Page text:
Wood Floor Stairs: Designing the First and Last Treads Wood Floor Stairs: Designing the First and Last Treads
With wood floor stairs the first and last tread have to be handled differently than all of the other treads. Once you have the first and last tread of your stairs figured out, all of the other treads easily fall into place. This article will give an overview of how to handle the first and last step so that you have even, secure stairs that last a lifetime.
Step 1- Anchor the Stair Stringer
The first step of building your first stair tread is to make sure that you accurately install the stringers. Stringers are the angled cut boards that help support the entire stair's weight. Much like chocking the wheels of a car so it doesn't move, you need to anchor the stringers so the stairs do not slide where they meet the floor. If you have begun the construction of your stairs, you either cut yourself or purchased pre-cut stringers. You also have the outline of where your stairs will start along the bottom floor. At that start line you need to anchor a 2x4 called the kickboard to the cement or wood floor, depending on the type of your construction. For the bottom part of your stringers, if they were pre-cut they may already have a notch cut out at the bottom for the kickboard, if not then you need to cut one. If the floor is wood you can screw the kickboard into position. If the floor is concrete it is wise to use lead anchors and lag bolts. Use metal angle brackets or toe nail the stringers to the kickboard.
Step 2- Secure the Stringer to Upper Floor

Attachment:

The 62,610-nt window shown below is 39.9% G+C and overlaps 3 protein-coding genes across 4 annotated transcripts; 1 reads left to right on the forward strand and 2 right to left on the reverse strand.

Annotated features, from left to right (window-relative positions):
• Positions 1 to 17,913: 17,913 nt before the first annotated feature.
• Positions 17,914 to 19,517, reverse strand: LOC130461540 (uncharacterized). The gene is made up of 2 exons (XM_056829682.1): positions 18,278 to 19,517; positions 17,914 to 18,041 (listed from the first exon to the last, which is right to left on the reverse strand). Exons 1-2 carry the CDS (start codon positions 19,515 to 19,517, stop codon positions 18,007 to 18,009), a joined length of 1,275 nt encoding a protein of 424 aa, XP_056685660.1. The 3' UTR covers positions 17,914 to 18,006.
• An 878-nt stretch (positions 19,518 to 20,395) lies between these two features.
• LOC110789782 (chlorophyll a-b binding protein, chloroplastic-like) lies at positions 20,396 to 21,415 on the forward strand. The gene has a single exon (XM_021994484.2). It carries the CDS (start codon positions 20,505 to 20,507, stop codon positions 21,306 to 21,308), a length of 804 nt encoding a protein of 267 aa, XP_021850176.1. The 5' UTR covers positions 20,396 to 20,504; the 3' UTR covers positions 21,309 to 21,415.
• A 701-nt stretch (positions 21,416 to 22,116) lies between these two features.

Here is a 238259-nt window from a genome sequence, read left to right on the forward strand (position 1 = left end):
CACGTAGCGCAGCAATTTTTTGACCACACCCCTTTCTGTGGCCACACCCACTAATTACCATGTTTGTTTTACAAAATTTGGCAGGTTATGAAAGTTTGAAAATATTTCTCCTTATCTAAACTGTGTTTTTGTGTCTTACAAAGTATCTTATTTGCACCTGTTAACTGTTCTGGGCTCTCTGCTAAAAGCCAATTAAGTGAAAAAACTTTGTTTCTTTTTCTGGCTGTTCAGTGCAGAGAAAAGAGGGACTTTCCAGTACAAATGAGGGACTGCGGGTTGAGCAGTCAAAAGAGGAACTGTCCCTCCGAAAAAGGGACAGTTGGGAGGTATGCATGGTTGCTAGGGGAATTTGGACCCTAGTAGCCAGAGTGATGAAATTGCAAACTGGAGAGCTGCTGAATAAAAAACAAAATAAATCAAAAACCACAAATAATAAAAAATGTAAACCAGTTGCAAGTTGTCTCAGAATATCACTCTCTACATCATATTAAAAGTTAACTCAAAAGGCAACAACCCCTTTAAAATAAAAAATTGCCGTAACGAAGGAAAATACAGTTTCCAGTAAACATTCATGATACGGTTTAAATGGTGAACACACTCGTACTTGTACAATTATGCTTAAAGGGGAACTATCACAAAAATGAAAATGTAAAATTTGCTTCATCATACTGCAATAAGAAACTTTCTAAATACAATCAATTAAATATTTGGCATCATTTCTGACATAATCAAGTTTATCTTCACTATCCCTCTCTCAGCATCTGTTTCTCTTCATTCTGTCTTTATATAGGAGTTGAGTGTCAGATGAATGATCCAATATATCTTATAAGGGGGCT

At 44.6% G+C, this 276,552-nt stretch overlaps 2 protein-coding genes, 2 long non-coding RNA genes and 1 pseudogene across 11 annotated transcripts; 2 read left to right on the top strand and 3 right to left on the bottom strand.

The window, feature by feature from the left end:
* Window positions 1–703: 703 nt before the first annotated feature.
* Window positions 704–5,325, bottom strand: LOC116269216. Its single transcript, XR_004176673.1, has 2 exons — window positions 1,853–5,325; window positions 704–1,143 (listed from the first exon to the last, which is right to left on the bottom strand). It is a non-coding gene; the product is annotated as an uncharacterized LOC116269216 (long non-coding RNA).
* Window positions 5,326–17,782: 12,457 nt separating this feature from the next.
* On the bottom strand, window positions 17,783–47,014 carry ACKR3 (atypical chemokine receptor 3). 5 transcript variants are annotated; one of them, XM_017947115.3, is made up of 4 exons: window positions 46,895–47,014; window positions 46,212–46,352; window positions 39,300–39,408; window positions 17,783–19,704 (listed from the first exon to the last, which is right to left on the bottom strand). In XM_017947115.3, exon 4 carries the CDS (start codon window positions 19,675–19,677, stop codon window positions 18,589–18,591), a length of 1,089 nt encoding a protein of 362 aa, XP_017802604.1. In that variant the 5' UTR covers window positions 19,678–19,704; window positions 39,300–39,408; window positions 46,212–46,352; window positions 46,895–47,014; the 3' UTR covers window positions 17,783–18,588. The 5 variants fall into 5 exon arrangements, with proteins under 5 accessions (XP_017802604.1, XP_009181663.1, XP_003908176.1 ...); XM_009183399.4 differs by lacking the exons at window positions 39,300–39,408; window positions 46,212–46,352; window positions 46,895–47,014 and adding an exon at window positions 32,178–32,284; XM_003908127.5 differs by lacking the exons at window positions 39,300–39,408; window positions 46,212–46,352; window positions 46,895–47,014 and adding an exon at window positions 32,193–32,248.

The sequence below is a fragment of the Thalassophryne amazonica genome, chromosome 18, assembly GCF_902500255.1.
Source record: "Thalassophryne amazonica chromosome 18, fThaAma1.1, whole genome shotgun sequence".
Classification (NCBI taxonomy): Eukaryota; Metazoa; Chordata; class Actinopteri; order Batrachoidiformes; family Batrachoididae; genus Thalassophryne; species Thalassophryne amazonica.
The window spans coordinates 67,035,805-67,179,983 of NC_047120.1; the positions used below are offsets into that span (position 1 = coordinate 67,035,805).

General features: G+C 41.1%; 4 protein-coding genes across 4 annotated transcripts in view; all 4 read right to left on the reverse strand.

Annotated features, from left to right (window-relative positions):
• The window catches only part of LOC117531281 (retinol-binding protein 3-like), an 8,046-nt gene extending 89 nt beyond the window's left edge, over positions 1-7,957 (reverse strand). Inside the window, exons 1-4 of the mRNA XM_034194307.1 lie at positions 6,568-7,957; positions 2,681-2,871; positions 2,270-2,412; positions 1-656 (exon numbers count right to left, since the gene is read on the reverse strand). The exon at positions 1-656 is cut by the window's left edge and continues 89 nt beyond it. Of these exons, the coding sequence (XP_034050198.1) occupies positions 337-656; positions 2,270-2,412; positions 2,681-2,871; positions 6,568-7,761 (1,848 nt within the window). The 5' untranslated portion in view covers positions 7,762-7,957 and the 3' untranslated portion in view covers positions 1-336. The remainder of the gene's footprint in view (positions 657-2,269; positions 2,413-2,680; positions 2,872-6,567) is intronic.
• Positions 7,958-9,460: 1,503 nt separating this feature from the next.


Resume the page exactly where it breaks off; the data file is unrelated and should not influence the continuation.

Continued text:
Now that you have the anchoring taken care of, you need to attach the stringer to the upper level. The stringer can be supported by the upper floor joists, or the floor support wall if there is one. The first option is the use of a 3/4 inch plywood hanger board. The use of a hanger board is the most convenient method of fastening the upper portions of the stairs in locations where there is no support wall behind the staircase. Do not use any kind of particle board or other processed lumber for this, it will not be able to support the weight of the stairs over time. Attach the hanger board to the stringers, and then the hanger board to the floor joists. An alternate method of attaching the stringer is to use a 2x4 ledger board. The stringers will need to be notched to accommodate the ledger board. The ledger board is first nailed to the stringers and then to the support wall. The 2x4 ledger board works best when there is a support wall behind the staircase. Make sure the support wall is properly attached at the top and bottom and that the studs are in good shape.
Step 3- Install the Risers
Now that you have the stringer securely fastened both above and below, you can start on the risers. The risers are installed first, and are cut somewhere between 7 to 8 inches depending on your stair plan. The risers sit behind the stair tread, so that is why they need to be installed first. The risers can be nailed into the stringers from the front, or if you would prefer not to have marks that have been filled with nail hole putty, you can use glue and nail blocks, or use metal angle brackets attached to the stringer and then screw the risers into place from the backside of the staircase.
Step 4- Install the Treads
Now that they risers are installed you can start securing the treads to the stringers. Use construction adhesive and nails or screws. Wood blocks or metal brackets can be used if you prefer not having any fastener marks visible from the top side. On staircases that have risers, the stair tread should have a nosing that extends 3/4 inch to 1-1/4 inches out, past the face of the stair riser. You will start with placing the tread on the first step and continue up the stairs until you have reached the top landing. Then you are done with all of the treads and risers and all that is left is the railing and balusters.